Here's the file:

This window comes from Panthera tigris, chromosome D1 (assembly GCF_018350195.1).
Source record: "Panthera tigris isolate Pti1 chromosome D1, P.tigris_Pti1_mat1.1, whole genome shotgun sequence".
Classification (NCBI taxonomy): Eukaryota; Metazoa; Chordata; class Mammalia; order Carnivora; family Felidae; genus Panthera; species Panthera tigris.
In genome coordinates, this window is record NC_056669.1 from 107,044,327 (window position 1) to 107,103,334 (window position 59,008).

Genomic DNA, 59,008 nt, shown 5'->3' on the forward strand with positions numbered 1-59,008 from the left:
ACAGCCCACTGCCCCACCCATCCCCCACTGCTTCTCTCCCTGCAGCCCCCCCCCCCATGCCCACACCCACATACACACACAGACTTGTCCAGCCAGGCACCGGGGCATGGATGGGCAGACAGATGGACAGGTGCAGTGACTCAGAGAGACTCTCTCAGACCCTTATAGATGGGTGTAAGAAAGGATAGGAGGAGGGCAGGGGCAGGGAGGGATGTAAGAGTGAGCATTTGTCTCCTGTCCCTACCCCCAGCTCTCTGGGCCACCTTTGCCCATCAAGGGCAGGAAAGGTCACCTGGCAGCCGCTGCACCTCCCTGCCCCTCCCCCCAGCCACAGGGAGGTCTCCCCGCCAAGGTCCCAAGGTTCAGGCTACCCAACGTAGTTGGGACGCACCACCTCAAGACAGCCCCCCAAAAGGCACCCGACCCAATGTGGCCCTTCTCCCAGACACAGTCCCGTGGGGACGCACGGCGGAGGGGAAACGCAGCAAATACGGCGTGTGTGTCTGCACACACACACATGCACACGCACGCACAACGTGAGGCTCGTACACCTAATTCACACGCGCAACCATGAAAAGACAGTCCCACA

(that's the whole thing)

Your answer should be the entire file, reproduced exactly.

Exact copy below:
This window comes from Panthera tigris, chromosome D1 (assembly GCF_018350195.1).
Source record: "Panthera tigris isolate Pti1 chromosome D1, P.tigris_Pti1_mat1.1, whole genome shotgun sequence".
Classification (NCBI taxonomy): Eukaryota; Metazoa; Chordata; class Mammalia; order Carnivora; family Felidae; genus Panthera; species Panthera tigris.
In genome coordinates, this window is record NC_056669.1 from 107,044,327 (window position 1) to 107,103,334 (window position 59,008).

Genomic DNA, 59,008 nt, shown 5'->3' on the forward strand with positions numbered 1-59,008 from the left:
ACAGCCCACTGCCCCACCCATCCCCCACTGCTTCTCTCCCTGCAGCCCCCCCCCCCATGCCCACACCCACATACACACACAGACTTGTCCAGCCAGGCACCGGGGCATGGATGGGCAGACAGATGGACAGGTGCAGTGACTCAGAGAGACTCTCTCAGACCCTTATAGATGGGTGTAAGAAAGGATAGGAGGAGGGCAGGGGCAGGGAGGGATGTAAGAGTGAGCATTTGTCTCCTGTCCCTACCCCCAGCTCTCTGGGCCACCTTTGCCCATCAAGGGCAGGAAAGGTCACCTGGCAGCCGCTGCACCTCCCTGCCCCTCCCCCCAGCCACAGGGAGGTCTCCCCGCCAAGGTCCCAAGGTTCAGGCTACCCAACGTAGTTGGGACGCACCACCTCAAGACAGCCCCCCAAAAGGCACCCGACCCAATGTGGCCCTTCTCCCAGACACAGTCCCGTGGGGACGCACGGCGGAGGGGAAACGCAGCAAATACGGCGTGTGTGTCTGCACACACACACATGCACACGCACGCACAACGTGAGGCTCGTACACCTAATTCACACGCGCAACCATGAAAAGACAGTCCCACA